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Illinois wills and trusts lawyersEstate planning can be a complex and frustrating process - and not just because you must follow the letter of the law when creating your documents. Instead, there are numerous challenges and obstacles to consider and anticipate. For example, you could create a comprehensive will that clearly outlines your wishes, only to have it contested in court, which could send the estate to probate and ultimately decrease its overall value. Learn how a Titanic clause can reduce the risk of this happening to your heirs, and discover how an experienced wills and trusts lawyer can help you add one to your current (or future) estate plan.

What is a Titanic Clause?

Titanic clauses are designed to deal with "worst-case scenarios" in estate planning, such as all your heirs dying before your estate can be distributed. They can also address when the state should direct funds to another agency or organization (i.e. your favorite non-profit), rather than attempt to find additional heirs for your estate. Not only can this reduce your risk of probate, it can also reduce the chances that your assets will go to an unintended party, or a family member that you do not know and have never heard of or met. Most individuals are encouraged to have a Titanic clause in their estate plan - even if the value of their estate is small - but it can be especially crucial for those with a high-value estate.

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DuPage County estate planning lawyersEstate planning is a complex and highly personalized process (at least it should be), and that means that no two estate plans are exactly the same. However, there are similarities and generalized information that one can use to determine which estate planning option may be most appropriate for their situation.

Consider, for example, the comparison of a will and living trust. Each strategy works the same, regardless of your situation, but your situation may warrant that you use one document or the other. Also, there may be certain scenarios in which both strategies are needed. Learn more about when this may occur, and discover how our seasoned estate planning lawyers can assist you in developing an estate plan that suits your needs.

Comparing Wills and Living Trusts

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Joliet wills and trusts lawyersPeople who do not have children often assume that their assets will go directly to their spouse, so an estate plan is not needed. Unfortunately, nothing could be further from the truth. Learn why it is still important that you consider the future of your estate, even when you do not have children, and discover how an experienced wills and trusts lawyer can assist you with the development of your estate plan.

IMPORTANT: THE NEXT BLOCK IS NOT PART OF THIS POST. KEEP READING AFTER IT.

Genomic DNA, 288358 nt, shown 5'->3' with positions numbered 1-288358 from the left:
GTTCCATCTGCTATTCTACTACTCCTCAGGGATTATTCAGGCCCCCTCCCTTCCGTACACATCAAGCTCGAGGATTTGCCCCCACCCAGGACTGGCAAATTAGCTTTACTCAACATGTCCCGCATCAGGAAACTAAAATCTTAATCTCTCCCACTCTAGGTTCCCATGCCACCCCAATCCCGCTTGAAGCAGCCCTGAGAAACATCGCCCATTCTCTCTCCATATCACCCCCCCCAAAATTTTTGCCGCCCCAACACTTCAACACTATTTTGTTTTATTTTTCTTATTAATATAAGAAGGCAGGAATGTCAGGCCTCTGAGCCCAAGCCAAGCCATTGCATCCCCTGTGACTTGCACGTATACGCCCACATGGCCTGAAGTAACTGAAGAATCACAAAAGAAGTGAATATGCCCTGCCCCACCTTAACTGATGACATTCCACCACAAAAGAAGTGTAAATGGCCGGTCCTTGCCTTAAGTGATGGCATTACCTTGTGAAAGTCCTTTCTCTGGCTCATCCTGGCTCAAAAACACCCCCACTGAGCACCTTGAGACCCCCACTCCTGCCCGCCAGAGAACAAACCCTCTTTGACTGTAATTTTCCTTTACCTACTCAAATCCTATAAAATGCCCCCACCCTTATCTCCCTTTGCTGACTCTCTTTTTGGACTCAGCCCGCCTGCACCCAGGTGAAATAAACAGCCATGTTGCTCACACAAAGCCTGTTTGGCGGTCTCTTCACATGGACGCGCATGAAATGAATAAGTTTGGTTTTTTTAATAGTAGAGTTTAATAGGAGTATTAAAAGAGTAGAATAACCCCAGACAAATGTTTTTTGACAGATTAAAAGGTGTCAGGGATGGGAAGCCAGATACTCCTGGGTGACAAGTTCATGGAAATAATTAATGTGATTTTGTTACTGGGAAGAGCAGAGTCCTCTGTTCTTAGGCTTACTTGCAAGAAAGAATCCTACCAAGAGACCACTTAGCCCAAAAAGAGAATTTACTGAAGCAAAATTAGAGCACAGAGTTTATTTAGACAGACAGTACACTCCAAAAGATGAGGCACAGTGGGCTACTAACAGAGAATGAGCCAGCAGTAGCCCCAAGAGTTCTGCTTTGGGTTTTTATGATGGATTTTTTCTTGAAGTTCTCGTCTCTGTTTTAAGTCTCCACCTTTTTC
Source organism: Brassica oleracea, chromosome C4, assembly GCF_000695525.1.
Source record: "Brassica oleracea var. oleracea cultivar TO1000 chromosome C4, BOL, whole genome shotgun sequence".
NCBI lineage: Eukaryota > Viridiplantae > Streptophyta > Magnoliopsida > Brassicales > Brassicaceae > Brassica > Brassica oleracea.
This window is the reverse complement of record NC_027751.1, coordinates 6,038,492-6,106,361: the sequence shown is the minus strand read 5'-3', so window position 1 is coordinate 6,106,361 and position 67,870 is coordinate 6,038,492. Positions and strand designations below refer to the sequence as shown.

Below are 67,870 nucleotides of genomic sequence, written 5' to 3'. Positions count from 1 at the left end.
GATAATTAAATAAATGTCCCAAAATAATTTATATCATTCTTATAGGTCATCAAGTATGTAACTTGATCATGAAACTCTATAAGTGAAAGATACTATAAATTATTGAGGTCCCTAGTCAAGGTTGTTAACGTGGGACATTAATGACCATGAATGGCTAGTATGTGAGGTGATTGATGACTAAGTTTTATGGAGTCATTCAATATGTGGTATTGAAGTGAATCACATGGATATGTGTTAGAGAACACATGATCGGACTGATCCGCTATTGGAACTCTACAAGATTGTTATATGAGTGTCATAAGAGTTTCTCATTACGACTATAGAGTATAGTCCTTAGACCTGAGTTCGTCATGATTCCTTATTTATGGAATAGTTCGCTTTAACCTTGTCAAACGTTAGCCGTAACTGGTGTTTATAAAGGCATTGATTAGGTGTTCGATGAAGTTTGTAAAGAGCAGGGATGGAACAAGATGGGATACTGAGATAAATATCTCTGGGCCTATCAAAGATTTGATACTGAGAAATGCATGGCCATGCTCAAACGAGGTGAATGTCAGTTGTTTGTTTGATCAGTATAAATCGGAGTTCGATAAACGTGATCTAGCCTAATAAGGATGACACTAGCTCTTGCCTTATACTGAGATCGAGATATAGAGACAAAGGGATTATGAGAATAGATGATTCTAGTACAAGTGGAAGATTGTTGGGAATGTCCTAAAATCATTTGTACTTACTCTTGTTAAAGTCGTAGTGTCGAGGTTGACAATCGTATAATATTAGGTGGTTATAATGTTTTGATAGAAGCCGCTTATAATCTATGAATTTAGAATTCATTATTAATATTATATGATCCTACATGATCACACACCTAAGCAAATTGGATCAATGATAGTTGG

What Happens to Assets When You Do Not Have an Estate Plan?

When someone dies without a valid will or trust in place, their assets typically go to their spouse. Unfortunately, there are situations that could prevent them from obtaining the assets. Examples include an ex-spouse that is still listed as a beneficiary on a retirement plan and probate challenges from extended family members who were not intended beneficiaries.

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Wheaton wills and trusts attorneysWhile some people may be rejoicing the recent pass-through of the House's Tax Cut and Jobs Act, others may be experiencing uncertainty over the future. Sadly, this apprehension can cause those individuals to delay or even completely forgo estate planning. Learn why this is usually a poor decision, gain insight on how the bill might affect your heirs if it is passed into law, and discover what an experienced attorney can do to protect your family after your death.

The Danger of Estate Planning Delays

It can be tempting to put off estate planning, especially if you are young and healthy, but doing so can have dire consequences. Accidents occur, and even the healthiest of people can suffer a tragic illness. If one occurs and you pass away or are rendered incapacitated, you and your heirs may suffer. For example, there may be no one to make medical decisions for you, so you may be forced to endure the standard of care, despite not wanting resuscitation. Another possible consequence is that your family could be left without access to money for bills and daily expenses if you have not named a power of attorney. Thankfully, such issues can be mitigated against (and perhaps even avoided altogether) with a carefully thought-out estate plan.

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DuPage County wills and trusts attorneyMost people assume that estate planning is only needed when you are old and nearing death or retirement. Quite the opposite is true, however. In fact, adults of all ages - even those just heading off for college - should have a comprehensive estate plan in place. Learn why, discover what estate planning documents are important, and see how an experienced estate planning attorney can help you get started.

Why Estate Planning is Important for Young Adults

Young adults may not have a lot of assets or possessions to speak of; they may not even have an income, but they still need an estate plan. The reason for this is simple: like everyone else, they still run the risk of incapacitation, should an accident or injury occur. Without the proper documents in place, parents may be unable to obtain pertinent medical information about their adult child's condition or prognosis; they may also be denied the ability to make medical decisions for their child. Parents may also be denied access to their child's financial accounts, which could endanger the student's ability to return to school or dorm.

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